We've all seen the movie: Egyptologists discover a long-lost secret room within the Great Pyramid of Giza, and some sort of magical or mummified chaos ensues. Only this time, it's happening in real life — archaeologists have found a basketball court-length "void" hidden behind the walls of the Great Pyramid using advanced modern particle physics, NPR reports. "It is not known why the cavity exists or indeed if it holds anything of value because it is not obviously accessible," the BBC writes.
The Great Pyramid of Giza was built around 2500 BC. The newly discovered space sits above the pyramid's Grand Gallery. Some researchers believe the empty area's purpose is purely structural, meant to relieve the pressure of the 460-foot tall feat of human engineering. "What we are sure about is that this big void is there; that it is impressive; and that it was not expected as far as I know by any sort of theory," explained the Heritage Innovation Preservation Institute's Mehdi Tayoubi.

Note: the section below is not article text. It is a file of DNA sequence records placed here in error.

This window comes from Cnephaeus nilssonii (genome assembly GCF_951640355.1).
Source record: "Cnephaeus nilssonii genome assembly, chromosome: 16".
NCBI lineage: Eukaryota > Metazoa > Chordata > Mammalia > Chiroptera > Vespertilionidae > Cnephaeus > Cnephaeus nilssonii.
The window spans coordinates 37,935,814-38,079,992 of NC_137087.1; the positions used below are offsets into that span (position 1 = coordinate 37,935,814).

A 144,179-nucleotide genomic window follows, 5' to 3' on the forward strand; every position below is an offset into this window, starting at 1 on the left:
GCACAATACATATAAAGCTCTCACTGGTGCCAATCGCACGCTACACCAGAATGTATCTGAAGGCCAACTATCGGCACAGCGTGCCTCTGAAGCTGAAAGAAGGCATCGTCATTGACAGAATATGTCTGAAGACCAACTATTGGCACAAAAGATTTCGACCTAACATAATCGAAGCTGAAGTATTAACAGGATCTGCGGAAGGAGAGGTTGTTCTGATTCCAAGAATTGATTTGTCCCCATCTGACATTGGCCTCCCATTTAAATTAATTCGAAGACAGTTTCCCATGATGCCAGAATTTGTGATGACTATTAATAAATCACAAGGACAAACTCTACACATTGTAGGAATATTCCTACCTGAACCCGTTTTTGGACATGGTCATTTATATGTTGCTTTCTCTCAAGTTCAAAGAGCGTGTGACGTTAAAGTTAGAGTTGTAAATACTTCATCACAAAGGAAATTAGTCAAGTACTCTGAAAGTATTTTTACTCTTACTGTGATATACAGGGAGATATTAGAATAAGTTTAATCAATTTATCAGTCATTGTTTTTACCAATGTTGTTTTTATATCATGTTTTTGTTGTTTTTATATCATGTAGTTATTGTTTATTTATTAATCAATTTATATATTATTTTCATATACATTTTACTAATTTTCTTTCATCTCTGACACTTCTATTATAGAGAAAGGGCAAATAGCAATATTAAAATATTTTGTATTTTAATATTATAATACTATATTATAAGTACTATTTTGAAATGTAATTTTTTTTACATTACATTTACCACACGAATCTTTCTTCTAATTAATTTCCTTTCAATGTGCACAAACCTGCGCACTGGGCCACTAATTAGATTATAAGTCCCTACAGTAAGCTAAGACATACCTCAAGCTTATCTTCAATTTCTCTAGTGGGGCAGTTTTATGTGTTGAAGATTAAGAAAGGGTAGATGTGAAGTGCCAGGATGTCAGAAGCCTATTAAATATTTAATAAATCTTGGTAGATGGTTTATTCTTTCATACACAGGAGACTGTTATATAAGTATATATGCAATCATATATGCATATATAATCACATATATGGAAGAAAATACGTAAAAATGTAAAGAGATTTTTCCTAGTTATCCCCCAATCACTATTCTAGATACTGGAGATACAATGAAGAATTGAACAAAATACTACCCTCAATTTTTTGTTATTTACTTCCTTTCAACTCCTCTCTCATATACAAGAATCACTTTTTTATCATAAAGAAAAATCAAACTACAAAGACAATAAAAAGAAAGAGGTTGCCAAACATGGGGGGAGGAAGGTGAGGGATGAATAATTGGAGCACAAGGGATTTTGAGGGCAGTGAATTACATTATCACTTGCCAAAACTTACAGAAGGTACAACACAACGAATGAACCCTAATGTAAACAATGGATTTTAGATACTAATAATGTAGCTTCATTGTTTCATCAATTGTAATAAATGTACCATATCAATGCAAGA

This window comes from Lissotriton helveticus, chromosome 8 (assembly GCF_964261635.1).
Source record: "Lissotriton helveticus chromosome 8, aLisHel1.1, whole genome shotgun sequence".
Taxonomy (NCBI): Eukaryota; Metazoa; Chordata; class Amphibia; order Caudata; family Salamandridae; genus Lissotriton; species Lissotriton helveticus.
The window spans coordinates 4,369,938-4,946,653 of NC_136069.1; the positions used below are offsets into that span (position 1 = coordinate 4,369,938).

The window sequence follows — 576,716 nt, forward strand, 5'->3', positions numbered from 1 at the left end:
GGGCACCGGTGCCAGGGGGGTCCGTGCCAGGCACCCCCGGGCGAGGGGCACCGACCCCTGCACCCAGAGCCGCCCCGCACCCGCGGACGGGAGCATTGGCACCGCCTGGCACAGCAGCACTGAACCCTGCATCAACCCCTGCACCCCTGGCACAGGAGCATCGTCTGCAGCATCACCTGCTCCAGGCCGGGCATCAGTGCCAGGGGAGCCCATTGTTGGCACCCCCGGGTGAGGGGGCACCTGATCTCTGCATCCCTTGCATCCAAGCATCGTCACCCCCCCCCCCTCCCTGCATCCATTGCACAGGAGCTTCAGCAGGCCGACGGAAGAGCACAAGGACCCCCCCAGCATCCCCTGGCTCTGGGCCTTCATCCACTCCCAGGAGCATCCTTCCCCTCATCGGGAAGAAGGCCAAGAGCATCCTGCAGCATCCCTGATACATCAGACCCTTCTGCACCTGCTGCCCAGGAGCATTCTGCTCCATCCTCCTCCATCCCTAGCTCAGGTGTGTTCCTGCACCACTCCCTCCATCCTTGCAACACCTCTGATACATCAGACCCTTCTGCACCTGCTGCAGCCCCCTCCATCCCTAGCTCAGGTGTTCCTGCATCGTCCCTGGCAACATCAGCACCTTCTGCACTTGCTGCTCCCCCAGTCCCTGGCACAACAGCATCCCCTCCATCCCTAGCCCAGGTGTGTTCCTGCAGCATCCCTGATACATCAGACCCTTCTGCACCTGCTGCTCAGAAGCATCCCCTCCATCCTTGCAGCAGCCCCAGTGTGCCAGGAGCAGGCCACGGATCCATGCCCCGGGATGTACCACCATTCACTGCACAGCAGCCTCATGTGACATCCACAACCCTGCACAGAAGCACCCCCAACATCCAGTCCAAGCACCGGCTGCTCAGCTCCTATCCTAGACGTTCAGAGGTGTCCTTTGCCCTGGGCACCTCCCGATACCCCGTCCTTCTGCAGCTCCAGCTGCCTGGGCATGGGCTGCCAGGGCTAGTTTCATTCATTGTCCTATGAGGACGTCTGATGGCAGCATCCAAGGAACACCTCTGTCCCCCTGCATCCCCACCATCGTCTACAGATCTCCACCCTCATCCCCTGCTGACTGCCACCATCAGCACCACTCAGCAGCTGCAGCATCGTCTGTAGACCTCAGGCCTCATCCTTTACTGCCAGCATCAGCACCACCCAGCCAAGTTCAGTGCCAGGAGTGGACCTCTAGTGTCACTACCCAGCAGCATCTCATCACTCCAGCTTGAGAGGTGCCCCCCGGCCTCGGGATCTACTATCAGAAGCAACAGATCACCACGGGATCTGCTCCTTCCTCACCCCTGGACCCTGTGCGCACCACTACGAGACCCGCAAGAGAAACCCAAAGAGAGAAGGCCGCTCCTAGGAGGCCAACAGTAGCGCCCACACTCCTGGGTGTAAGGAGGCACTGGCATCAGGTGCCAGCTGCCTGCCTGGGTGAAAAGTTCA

Unfortunately, real life is not often as exciting as Hollywood. "The romantic interpretation and what everyone wants to hear is that this is a hidden room and the king's body is inside or there's grave goods we didn't know about or we're going to learn more about history," Egyptologist Peter Der Manuelian told NPR. "And none of that is responsible speculation at the moment." Learn more about the mysterious space via Gizmodo, below. Jeva Lange